NASCAR Sprint Cup: Is Chad Knaus Really a Dirty Crew Chief?

Hugo OlguinContributor IIIMarch 21, 2012

AVONDALE, AZ - MARCH 04:  Crew chief Chad Knaus of the #48 Lowe's/ Kobalt Tools Chevrolet driven by Jimmie Johnson, watches the race from his pit area during the NASCAR Sprint Cup Series SUBWAY Fresh Fit 500 at Phoenix International Raceway on March 4, 2012 in Avondale, Arizona. Knaus was suspended for not passing an inspection last week at Daytona. Kanus is appealing the suspension and fine.  (Photo by Christian Petersen/Getty Images)
Christian Petersen/Getty Images

It was announced that the penalties against Chad Knaus and the No. 48 Hendrick Motorsports team would be greatly reduced.

Jimmie Johnson and his team were facing penalties after failing inspection in the beginning of Speedweek in Daytona.  

NASCAR punished the No. 48 team by docking 25 driver and owner points, suspending crew chief Chad Knaus and car chief Ron Malec for six races and fining Knaus $100,000.

With car owner Rick Hendrick succeeding in the appeal process, all the penalties, with the exception of the fine were rescinded.  

This result raised a lot of questions about why the fine still stood and the fact that the rest of the penalties were taken away.

Chad Knaus was very fortunate to have his suspension rescinded.  But is his reputation ruined?  

Is Chad Knaus a dirty crew chief?

Chad Knaus could get suspended 100 times and I would not think he was a dirty crew chief.

BRISTOL, TN - MARCH 17:  Chad Knaus, crew chief for Jimmie Johnson, driver of the #48 Lowe's/Kobalt Tools Chevrolet, looks on during practice for the NASCAR Sprint Cup Series Food City 500 at Bristol Motor Speedway on March 17, 2012 in Bristol, Tennessee.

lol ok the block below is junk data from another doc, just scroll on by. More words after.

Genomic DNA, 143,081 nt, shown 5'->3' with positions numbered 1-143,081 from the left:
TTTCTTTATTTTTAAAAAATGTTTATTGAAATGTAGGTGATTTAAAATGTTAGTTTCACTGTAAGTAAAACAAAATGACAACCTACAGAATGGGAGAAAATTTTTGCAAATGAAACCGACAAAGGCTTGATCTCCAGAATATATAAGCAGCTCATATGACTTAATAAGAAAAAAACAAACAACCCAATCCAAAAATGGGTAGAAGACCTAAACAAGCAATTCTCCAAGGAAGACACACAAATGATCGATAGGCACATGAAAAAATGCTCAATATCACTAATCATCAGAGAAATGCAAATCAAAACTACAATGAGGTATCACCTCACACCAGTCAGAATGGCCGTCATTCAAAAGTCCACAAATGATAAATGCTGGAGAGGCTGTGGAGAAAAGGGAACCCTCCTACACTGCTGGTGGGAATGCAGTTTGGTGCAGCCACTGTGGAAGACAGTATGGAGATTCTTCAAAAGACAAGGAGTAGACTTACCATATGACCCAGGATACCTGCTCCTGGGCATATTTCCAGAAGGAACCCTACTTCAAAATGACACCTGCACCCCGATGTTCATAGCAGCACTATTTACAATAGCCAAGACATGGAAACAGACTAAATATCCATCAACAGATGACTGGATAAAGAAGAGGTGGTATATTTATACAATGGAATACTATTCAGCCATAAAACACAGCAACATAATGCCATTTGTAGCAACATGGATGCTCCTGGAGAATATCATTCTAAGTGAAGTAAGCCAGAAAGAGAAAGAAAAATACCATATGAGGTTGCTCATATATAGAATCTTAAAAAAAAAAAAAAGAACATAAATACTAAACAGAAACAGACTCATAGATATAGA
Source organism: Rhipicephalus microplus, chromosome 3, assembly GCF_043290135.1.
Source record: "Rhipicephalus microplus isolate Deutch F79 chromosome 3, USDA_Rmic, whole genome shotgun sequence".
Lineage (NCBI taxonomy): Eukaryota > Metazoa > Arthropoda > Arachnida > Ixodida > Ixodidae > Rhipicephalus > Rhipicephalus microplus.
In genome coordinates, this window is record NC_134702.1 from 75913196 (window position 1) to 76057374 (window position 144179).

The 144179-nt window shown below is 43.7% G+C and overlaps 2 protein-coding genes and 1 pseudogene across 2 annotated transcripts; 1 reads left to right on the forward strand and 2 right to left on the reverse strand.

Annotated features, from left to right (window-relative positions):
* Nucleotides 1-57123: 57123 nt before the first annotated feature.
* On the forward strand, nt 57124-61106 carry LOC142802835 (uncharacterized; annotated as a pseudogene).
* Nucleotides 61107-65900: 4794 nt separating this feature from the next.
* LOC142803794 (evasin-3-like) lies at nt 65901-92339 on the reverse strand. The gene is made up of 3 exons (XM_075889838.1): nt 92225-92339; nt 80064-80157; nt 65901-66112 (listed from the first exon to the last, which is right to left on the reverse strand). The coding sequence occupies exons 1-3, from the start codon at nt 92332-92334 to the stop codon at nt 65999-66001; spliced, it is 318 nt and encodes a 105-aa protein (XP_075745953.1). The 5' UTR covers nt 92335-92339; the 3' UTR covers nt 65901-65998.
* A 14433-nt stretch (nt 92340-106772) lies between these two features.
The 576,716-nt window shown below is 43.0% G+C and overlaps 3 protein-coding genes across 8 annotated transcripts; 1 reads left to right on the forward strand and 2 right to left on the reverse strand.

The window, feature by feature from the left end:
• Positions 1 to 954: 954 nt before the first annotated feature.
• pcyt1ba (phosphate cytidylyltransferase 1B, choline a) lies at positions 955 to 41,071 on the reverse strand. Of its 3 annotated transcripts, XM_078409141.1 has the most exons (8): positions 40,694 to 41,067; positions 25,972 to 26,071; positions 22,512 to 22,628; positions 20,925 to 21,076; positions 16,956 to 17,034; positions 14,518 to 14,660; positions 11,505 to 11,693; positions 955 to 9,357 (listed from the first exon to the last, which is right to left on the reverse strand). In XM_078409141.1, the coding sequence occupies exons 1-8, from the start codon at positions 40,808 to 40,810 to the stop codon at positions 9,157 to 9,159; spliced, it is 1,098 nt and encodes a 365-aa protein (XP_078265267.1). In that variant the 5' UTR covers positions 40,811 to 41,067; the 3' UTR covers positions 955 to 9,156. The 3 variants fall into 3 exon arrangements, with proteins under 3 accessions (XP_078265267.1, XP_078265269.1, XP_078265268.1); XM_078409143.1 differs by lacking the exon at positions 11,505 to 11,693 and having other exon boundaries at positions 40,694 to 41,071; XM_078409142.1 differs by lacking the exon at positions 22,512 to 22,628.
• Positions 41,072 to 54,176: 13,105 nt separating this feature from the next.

John Harrelson/Getty Images

Throughout the history of NASCAR, crew chiefs have always looked to "bend the rules" and find that competitive advantage for their driver.

That happens in all levels of racing, all over the world.  It is a part of the racing culture.

It happens in the Sprint Cup Series, all the way down the racing ranks to the local short track teams.  

Remember in 1997 when Jeff Gordon's team showed up with the "T-Rex" car to the All-Star race and dominated it.  The car did not technically break a rule, but it was not like any other car.  NASCAR rewrote the rules book in a matter of a week to prevent that car from ever getting on the track again.

That is what these teams are always trying to do.  Find a way around the rules.  

I will admit that Chad Knaus either needs to get better at it, or take a step back so he doesn't get caught so much.

Knaus will now be constantly watched.  Ever since the comments he made to Johnson last year at Talladega to "break the rear end" if he won, and did, during his celebration, No. 48 has been closely inspected.

As it should be. 

The fans needs to remember NASCAR's history and that finding ways around the rules is part of racing.  You'll see it NASCAR, NHRA, and Forumla 1.

Chad Knaus is not a dirty crew chief, maybe just a little too aggressive.